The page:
“They [Mexicans] are bringing drugs. They’re bringing crime. They’re rapists. And some, I assume, are good people.” – Donald Trump, candidacy speech, June 16,2015
It would be fair to say that in recent years, US-Mexican relations have hit one of their lowest points in living memory. With his promise to build a wall spanning the US-Mexican border, the current US president made hostility towards Mexico a pillar of his campaign for the White House in 2016, a hostility that proved fundamental to his baffling success. The bizarre tribal chant “Build that Wall!” shouted by thousands of supporters of Donald Trump at his incendiary campaign rallies, has gone hand-in-hand with his campaign slogan “Make America Great Again” in the collective imagination of the trumpistas, for whom the exclusion and denigration of their neighbours to the south is inextricably tied to what they view as their own nation’s mission to recapture its “manifest destiny” as the world’s greatest superpower. The border wall has become the Trump nation’s most tangible symbol, a concrete manifestation of an almost pathological need to abuse and reject Mexico in order to assert American greatness.
To many contemporary commentators this hostility seems like an aberration, but it is part of my purpose in this article to place the perverted trumpista vision in its historical context, to illustrate that the wall that Donald Trump has sought to erect in the collective imagination of the American people—irrespective of whether the construction of the bricks-and-mortar version is ever realized, which seems highly unlikely—has actually been standing for nearly two centuries. In the construction of the US imperialist mission, Mexico has long been cast as an infernal mirror of American greatness, as what Suzanne Bost calls “a repository for all of the images of ‘unhealth’ that the US attempts to purge from its own self-image and to fence off in its vision of ‘South of the Border’” (2001: 3). With this in mind, the purpose of this article is to consider the role that literature has played historically in the construction of the “Build that Wall” narrative, and the role it may be able to play in its deconstruction. More specifically, this article will explore the extent to which English translations of Mexican literature have been able to challenge this narrative, to “break down that wall”, or at least to make some cracks in it. Thus, the basic questions this paper seeks to answer are:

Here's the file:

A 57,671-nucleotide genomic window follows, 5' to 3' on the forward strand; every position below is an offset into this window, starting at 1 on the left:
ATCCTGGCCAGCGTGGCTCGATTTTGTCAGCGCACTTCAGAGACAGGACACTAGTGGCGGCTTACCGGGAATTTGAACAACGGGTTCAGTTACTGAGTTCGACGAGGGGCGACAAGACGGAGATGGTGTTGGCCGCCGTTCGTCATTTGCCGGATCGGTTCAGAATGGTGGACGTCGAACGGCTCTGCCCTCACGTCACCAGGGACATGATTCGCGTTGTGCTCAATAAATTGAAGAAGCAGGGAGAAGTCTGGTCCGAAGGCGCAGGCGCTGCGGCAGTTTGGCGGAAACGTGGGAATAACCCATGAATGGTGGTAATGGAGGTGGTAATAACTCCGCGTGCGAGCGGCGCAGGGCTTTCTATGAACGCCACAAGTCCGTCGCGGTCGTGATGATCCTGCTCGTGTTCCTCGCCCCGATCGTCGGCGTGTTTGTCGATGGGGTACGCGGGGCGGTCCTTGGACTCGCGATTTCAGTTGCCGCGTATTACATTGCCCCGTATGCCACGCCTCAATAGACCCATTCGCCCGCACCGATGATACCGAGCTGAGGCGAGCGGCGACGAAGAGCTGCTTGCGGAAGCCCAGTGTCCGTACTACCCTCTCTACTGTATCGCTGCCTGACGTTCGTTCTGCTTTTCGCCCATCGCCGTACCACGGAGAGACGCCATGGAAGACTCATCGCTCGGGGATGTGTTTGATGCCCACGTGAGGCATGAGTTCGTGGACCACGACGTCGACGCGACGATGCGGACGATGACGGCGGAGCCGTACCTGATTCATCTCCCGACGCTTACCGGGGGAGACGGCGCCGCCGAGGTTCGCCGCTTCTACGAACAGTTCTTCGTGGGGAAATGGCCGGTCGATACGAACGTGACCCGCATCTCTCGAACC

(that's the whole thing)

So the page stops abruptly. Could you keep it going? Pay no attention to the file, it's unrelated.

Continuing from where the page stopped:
- How has Mexico been traditionally characterized in US literature?
- How have English translations of Mexican literature challenged or reinforced that characterization?
- To what extent has the broader political context of US-Mexican relations influenced the translation of Mexican literature for US readers?
- Can Mexican literature play a positive role in influencing the broader political context of US-Mexican relations?
I will consider the first of these questions in the following section, with a brief overview of the historical background of US hostility towards Mexico, and the inextricable link of that hostility with the US imperialist project.
To read the full article (in Spanish) download the book México en el tiempo de la rabia from the UAEM Digital Bookstore.